The pecking order at the top of world chess is now clearer than it has been for some time, though these beasts of prey are feeding at two separate tables. Kasparov is still at the top, with Kramnik and Shirov, who are now competing for the right to challenge him, in third and fourth place. Meanwhile, at the Fide table, Anand (ranked two in the world) and Karpov (still Fide world champion though ranked only fifth) complete the ranks of mega-grandmasters.

Then there is Vassily Ivanchuk - perhaps the most talented of all, but also the most accident-prone. His best games are masterpieces, but when he is let down by bad nerves his worst games are horror stories.

In the recent President's Cup in Elista, Ivanchuk took the $100,000 first prize, beating Alexander Khalifman 21/2-11/2 in the final. Here is one of his games from the event.

The tone was set by Vaganyan's 16...g5 and 17...f5, gaining him space on the K-side, but leaving his king wide open. The real fun began with 21...Nd3, which Ivanchuk met with an entertaining piece sacrifice. After 27.Rc7, Black had to return the piece since 27...Be8 28.Qb4+ Kg8 29.Nd5 Ne2+ 30.Kf1 Qe6 31.Ne7+ Kh8 32.Kxe2 leaves White winning.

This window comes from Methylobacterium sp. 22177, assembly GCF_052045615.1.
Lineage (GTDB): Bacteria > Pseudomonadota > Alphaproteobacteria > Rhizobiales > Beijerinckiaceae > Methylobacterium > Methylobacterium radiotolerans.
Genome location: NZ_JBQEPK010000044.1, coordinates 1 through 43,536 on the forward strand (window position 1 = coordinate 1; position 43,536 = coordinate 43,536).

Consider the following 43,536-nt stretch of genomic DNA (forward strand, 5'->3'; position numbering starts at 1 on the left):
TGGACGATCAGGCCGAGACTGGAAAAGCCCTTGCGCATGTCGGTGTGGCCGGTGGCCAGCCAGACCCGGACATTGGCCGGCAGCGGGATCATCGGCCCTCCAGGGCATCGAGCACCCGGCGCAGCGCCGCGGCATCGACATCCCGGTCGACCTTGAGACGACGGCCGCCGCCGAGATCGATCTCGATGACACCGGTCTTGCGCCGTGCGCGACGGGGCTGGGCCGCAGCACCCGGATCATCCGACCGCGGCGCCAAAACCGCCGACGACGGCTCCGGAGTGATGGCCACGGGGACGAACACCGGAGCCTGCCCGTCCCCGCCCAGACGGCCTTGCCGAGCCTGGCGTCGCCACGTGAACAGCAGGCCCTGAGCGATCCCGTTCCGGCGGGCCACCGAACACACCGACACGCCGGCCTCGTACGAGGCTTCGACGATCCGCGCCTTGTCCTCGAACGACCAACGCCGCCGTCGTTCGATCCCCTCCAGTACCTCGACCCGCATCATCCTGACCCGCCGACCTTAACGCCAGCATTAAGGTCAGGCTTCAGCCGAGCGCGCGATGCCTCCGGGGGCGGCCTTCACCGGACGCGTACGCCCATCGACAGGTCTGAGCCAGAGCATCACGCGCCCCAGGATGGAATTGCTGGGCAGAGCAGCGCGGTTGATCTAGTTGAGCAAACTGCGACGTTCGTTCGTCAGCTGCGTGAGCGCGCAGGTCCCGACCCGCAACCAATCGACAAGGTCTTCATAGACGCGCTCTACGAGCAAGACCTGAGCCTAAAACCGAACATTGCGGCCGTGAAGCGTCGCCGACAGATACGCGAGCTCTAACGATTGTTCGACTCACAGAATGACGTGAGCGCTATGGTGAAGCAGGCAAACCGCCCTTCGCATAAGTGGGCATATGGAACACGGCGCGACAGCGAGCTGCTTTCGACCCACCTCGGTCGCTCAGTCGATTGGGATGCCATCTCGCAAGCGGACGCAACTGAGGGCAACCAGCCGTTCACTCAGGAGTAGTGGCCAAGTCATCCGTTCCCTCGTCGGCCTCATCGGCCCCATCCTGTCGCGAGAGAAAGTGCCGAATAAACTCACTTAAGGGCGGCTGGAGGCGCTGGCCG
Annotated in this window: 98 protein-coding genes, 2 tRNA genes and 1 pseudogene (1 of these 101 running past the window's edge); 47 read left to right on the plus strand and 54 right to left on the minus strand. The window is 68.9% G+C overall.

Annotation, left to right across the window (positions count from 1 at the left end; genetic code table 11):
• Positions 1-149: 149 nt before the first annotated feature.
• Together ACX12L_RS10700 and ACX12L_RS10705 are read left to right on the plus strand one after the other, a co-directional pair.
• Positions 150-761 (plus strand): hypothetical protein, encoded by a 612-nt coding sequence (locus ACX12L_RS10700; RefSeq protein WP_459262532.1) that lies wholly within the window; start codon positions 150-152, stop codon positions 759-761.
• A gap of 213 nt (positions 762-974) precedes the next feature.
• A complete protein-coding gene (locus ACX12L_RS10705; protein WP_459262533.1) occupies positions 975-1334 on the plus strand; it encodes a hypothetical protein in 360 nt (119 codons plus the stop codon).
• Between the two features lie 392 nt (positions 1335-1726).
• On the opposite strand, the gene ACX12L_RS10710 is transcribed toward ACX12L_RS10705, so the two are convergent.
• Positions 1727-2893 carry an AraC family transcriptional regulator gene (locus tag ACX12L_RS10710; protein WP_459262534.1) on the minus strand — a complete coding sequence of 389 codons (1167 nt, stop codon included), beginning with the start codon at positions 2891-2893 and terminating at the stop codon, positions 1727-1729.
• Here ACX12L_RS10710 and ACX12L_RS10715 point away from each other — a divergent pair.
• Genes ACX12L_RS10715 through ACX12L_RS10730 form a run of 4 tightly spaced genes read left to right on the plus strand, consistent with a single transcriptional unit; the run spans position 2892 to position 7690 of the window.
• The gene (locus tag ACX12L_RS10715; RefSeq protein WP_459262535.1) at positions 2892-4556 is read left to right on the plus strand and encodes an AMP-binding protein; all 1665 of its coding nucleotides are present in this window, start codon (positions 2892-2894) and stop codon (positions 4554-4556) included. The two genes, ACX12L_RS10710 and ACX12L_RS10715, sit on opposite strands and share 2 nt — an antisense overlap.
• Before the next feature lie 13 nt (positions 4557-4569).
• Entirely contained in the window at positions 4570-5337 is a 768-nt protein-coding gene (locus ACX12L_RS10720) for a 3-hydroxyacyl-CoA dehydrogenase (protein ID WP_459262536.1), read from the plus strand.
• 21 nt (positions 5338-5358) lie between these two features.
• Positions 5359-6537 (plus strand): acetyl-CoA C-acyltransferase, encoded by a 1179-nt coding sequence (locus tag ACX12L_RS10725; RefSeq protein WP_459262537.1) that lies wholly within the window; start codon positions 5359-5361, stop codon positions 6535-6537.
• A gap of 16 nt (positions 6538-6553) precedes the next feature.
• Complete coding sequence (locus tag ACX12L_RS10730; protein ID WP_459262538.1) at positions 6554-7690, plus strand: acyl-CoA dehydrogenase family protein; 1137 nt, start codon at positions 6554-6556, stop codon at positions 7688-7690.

The next trick was 33.Nxe4! when 33...fxe4 34.Qc7+ leaves White two pawns ahead. At the end, 40...Kb7 41.Ke2 Nc1+ 42.Kd2 Nb3+ 43.Kc3 is an easy win for White.

White: Vladimir Ivanchuk

Black: Rafael Vaganyan

1 d4 d5 21 Bxd6 Nd3

2 c4 e6 22 Bxf8 Nxc1

3 Nc3 Be7 23 Qc4+ Kxf8

4 Bf4 Nf6 24 Rd7 Bc6

5 e3 Nbd7 25 Qb4+ Kg8

6 Nf3 c6 26 Qc4+ Kf8

7 h3 0-0 27 Rc7 Rd8

8 Rc1 a6 28 Rxc6 Qf7

9 a4 b6 29 Qb4+ Kg7

10 Bd3 Bb7 30 Qxb6 Rd7

11 0-0 c5 31 Rd6 Rxd6

12 Qe2 Ne4 32 Qxd6 Qf6

13 cxd5 exd5 33 Nxe4 Qxd6

14 Rfd1 Qe8 34 Nxd6 Kf6

15 Bxe4 dxe4 35 b4 Ke6

16 Nd2 g5 36 Nb7 Kd5

17 Bh2 f5 37 Nc5 a5

18 Nc4 Qg6 38 Na6 Kc6

19 dxc5 Nxc5 39 bxa5 Nd3

20 Nd6 Bxd6 40 Kf1 resigns